I was wondering if someone who started with DUPA can later on develop male pattern baldness in there life?  i have a second question if i may? In those DUPA patients who react to finasteride, was their progression moving faster than who did not react to finasteride?

We really don’t understand DUPA but yes, I have seen people with genetic balding who have DUPA, so the reverse is highly possible.

 

You must get your surgeon to measure your donor density  (https://newhair.com/resources/#tab-id-4) and with that number, you will know, using the chart here:   how to calculate your limit for FUE.  The photo below is what you want to avoid by protecting yourself as I described in the link I supplied.

Systolic hypertension (?140 mm Hg) was associated with a greater risk (hazard ratio per unit increase in z score, 1.18) than diastolic hypertension (?90 mm Hg; hazard ratio per unit increase in z score, 1.06).   The investigators found similar results with the lower threshold of hypertension (?130/80 mm Hg). (Taken from Medscape)

What does this mean? It means that both numbers have to be normal to reduce your risk of heart attacks and stroke. Your doctor can regulate it!

Dr. Rassman covers many of the subject discussed on Reddit including a new breakthrough that is in the works that should actually grow hair. This breakthrough is not yet commercially available but Dr. Rassman may still yet use it on some selected patients willing to volunteer as subjects for studying this new approach to hair loss.

All Things Interesting Podcast: Dr. Rassman from tressless

My first question is a bit strange. I’ve been on Propecia for about 3 weeks now. And I believe I am have a side effect, though it’s not what I was expecting. I don’t even know how this is possible, but my Libido has become aggressively, distractedly active, to the point it’s almost detrimental. I can’t even focus on basic tasks since starting it because I’m horny like I’m 13 again (I’m 30). I don’t know if this is possible or if anyone else has ever heard of this happening. My semen has also become very watery.

One of my son’s went on Propecia (Finasteride) and found an increased sex drive as you reported. The water semen is common. I think that this side effect (increased sex drive) is more common than most people think; however, we focus more on those individuals who have a reduced sex drive and this is the complaint we hear about.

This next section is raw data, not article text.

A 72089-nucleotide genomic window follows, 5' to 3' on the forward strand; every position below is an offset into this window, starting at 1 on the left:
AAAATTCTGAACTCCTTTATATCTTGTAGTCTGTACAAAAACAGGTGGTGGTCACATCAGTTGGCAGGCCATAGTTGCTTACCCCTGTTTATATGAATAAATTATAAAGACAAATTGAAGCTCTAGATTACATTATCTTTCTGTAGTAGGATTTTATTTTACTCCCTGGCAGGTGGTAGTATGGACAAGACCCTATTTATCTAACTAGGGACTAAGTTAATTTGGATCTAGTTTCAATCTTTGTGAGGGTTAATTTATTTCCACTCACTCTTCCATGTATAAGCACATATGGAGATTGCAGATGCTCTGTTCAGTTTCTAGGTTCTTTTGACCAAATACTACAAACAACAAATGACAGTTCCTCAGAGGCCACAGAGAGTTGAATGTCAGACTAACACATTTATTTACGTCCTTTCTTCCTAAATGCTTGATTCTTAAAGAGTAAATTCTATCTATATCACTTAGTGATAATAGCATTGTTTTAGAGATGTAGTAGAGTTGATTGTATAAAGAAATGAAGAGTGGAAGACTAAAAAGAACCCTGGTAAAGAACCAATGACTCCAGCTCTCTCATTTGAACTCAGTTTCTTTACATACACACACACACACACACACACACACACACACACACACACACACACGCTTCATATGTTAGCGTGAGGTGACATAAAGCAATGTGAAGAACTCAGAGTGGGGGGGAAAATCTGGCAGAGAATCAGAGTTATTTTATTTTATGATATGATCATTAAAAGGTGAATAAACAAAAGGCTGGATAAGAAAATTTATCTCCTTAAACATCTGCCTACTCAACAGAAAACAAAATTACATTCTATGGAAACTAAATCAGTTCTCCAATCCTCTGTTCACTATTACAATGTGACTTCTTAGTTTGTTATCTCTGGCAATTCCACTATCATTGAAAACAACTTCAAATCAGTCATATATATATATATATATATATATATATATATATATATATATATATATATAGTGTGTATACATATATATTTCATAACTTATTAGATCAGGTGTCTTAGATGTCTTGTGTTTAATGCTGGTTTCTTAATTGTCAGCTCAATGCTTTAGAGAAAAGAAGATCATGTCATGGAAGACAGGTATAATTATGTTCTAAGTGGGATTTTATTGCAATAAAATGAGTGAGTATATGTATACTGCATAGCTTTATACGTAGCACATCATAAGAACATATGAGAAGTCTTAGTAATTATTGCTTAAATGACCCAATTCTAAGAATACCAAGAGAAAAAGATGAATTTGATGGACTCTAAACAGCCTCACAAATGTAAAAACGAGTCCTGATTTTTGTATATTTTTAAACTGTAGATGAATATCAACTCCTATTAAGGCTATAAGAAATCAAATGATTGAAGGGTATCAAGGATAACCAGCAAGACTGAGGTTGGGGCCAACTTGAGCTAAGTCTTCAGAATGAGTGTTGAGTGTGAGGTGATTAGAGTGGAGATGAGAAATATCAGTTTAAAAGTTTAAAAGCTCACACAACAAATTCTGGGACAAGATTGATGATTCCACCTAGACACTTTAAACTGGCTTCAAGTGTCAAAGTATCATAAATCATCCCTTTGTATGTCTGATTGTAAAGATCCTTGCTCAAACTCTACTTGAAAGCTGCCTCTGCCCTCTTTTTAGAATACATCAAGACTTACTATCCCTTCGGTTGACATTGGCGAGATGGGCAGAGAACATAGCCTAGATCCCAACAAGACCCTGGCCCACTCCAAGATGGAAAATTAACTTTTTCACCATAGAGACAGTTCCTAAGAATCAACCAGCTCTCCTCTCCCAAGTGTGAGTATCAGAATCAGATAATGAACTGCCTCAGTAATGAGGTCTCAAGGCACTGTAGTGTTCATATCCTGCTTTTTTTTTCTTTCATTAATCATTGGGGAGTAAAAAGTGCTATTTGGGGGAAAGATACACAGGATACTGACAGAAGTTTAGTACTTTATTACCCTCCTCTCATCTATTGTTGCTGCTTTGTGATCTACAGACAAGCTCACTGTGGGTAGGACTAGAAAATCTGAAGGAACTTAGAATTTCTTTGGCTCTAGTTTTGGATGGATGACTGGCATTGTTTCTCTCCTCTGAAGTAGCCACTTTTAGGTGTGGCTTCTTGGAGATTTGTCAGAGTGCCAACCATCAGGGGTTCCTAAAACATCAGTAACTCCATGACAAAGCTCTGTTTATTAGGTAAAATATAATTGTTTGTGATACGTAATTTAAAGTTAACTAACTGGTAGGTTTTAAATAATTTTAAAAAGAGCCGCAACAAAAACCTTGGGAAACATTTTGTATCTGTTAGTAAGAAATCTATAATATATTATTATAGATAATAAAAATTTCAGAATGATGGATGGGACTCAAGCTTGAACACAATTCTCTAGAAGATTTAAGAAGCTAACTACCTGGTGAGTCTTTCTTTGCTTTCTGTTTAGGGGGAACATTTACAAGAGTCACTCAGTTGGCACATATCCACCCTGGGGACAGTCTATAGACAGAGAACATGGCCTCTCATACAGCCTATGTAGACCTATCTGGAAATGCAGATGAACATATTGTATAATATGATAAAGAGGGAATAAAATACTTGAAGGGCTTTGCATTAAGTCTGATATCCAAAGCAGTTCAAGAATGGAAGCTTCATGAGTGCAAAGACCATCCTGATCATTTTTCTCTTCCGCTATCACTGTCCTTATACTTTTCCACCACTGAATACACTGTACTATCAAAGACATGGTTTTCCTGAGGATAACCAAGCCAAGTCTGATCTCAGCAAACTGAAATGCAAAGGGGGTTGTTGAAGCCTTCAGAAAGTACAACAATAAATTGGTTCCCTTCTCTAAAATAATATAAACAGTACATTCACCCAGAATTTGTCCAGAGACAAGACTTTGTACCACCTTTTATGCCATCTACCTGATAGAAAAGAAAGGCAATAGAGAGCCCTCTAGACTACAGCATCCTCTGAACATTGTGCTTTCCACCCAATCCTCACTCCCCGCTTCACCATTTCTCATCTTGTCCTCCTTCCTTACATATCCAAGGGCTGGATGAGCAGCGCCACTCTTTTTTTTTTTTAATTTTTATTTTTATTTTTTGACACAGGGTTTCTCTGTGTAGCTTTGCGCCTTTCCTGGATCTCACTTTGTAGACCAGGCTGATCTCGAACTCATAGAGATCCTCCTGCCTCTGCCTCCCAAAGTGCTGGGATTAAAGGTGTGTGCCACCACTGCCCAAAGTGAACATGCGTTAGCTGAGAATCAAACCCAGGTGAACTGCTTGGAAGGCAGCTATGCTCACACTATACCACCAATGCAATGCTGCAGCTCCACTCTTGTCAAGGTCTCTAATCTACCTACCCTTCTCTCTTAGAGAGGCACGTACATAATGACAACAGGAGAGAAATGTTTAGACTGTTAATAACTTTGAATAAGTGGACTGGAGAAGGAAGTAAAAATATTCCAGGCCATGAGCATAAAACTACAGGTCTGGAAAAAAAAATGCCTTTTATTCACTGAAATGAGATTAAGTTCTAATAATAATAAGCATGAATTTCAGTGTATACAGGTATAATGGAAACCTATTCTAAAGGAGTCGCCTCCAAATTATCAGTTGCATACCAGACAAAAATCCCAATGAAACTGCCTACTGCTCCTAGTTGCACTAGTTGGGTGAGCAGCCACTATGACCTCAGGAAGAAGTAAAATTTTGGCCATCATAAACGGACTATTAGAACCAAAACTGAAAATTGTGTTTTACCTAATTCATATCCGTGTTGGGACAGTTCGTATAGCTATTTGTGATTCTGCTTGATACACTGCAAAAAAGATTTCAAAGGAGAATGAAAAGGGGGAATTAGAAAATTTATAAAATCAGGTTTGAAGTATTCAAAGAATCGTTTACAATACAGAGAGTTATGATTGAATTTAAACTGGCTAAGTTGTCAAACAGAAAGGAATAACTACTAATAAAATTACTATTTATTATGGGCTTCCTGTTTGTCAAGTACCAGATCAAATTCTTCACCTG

Thinking about a hair transplant, but I have some doubts about terminology: what is the difference between a graft, a follicle and a hair?

Hairs are the product of the body and is created in the manufacturing apparatus called a hair follicle. Hair follicles grow in groups and each group is called a follicular unit (often called grafts when moved in hair transplants).

As a results of three trials, the American Heart Association and the American College of Cardiology (AHA/ACC) issued updated aspirin recommendations in March. They advise against routine aspirin use in people older than 70 years and those with increased bleeding risk. Routine aspirin may be considered in adults 40 to 70 years of age at high risk for CV disease with no increased bleeding risk, they state. “People may think that because it’s over the counter and it’s been called ‘the wonder drug’ for 30 years it must be pretty safe,” Susan Smyth, MD, PhD, told theheart.org | Medscape Cardiology. “Now we have to work to get the word out to talk to your doctor first before starting aspirin,” said Smyth, Gill Heart and Vascular Institute, University of Kentucky, Lexington, who is not associated with the current analysis. “As physicians, we are reasonably good at implementing guideline-directed medical therapy when we know something works. What we don’t do a very good job at is de-implementing when we learn that it maybe doesn’t work so well. De-implementation is much harder,” she said. However, she said, it’s equally important to remember that for patients at high risk and those with known coronary disease, aspirin remains a key component of lowering the risk of having a first or second heart attack or stroke. (Text taken from Medscape)